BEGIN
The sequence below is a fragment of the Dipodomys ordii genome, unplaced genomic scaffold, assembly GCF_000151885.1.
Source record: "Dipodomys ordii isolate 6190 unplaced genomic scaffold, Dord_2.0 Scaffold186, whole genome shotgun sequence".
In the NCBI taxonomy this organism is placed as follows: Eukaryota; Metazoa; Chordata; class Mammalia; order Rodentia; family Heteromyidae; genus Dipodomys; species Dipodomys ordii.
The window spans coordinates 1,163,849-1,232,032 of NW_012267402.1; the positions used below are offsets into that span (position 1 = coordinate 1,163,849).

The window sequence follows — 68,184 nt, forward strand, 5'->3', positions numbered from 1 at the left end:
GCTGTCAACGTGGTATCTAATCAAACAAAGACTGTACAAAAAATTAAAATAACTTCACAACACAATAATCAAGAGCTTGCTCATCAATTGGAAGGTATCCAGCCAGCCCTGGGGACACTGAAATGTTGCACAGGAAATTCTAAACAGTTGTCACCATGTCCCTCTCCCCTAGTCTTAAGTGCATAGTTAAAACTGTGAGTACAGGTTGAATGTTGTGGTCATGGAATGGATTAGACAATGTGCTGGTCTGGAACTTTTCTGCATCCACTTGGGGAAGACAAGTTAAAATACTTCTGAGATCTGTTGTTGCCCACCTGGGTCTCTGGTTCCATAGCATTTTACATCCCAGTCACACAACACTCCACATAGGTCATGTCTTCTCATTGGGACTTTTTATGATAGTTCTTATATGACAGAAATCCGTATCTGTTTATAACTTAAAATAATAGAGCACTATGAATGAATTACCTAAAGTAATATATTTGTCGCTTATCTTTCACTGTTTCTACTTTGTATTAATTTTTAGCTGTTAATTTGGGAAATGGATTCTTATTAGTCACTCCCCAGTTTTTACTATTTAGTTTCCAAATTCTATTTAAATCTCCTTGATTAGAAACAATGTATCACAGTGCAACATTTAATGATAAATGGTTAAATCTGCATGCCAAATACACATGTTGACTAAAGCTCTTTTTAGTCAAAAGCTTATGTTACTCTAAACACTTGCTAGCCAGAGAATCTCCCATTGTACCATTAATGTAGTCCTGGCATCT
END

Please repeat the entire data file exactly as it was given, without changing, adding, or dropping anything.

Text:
The sequence below is a fragment of the Dipodomys ordii genome, unplaced genomic scaffold, assembly GCF_000151885.1.
Source record: "Dipodomys ordii isolate 6190 unplaced genomic scaffold, Dord_2.0 Scaffold186, whole genome shotgun sequence".
In the NCBI taxonomy this organism is placed as follows: Eukaryota; Metazoa; Chordata; class Mammalia; order Rodentia; family Heteromyidae; genus Dipodomys; species Dipodomys ordii.
The window spans coordinates 1,163,849-1,232,032 of NW_012267402.1; the positions used below are offsets into that span (position 1 = coordinate 1,163,849).

The window sequence follows — 68,184 nt, forward strand, 5'->3', positions numbered from 1 at the left end:
GCTGTCAACGTGGTATCTAATCAAACAAAGACTGTACAAAAAATTAAAATAACTTCACAACACAATAATCAAGAGCTTGCTCATCAATTGGAAGGTATCCAGCCAGCCCTGGGGACACTGAAATGTTGCACAGGAAATTCTAAACAGTTGTCACCATGTCCCTCTCCCCTAGTCTTAAGTGCATAGTTAAAACTGTGAGTACAGGTTGAATGTTGTGGTCATGGAATGGATTAGACAATGTGCTGGTCTGGAACTTTTCTGCATCCACTTGGGGAAGACAAGTTAAAATACTTCTGAGATCTGTTGTTGCCCACCTGGGTCTCTGGTTCCATAGCATTTTACATCCCAGTCACACAACACTCCACATAGGTCATGTCTTCTCATTGGGACTTTTTATGATAGTTCTTATATGACAGAAATCCGTATCTGTTTATAACTTAAAATAATAGAGCACTATGAATGAATTACCTAAAGTAATATATTTGTCGCTTATCTTTCACTGTTTCTACTTTGTATTAATTTTTAGCTGTTAATTTGGGAAATGGATTCTTATTAGTCACTCCCCAGTTTTTACTATTTAGTTTCCAAATTCTATTTAAATCTCCTTGATTAGAAACAATGTATCACAGTGCAACATTTAATGATAAATGGTTAAATCTGCATGCCAAATACACATGTTGACTAAAGCTCTTTTTAGTCAAAAGCTTATGTTACTCTAAACACTTGCTAGCCAGAGAATCTCCCATTGTACCATTAATGTAGTCCTGGCATCT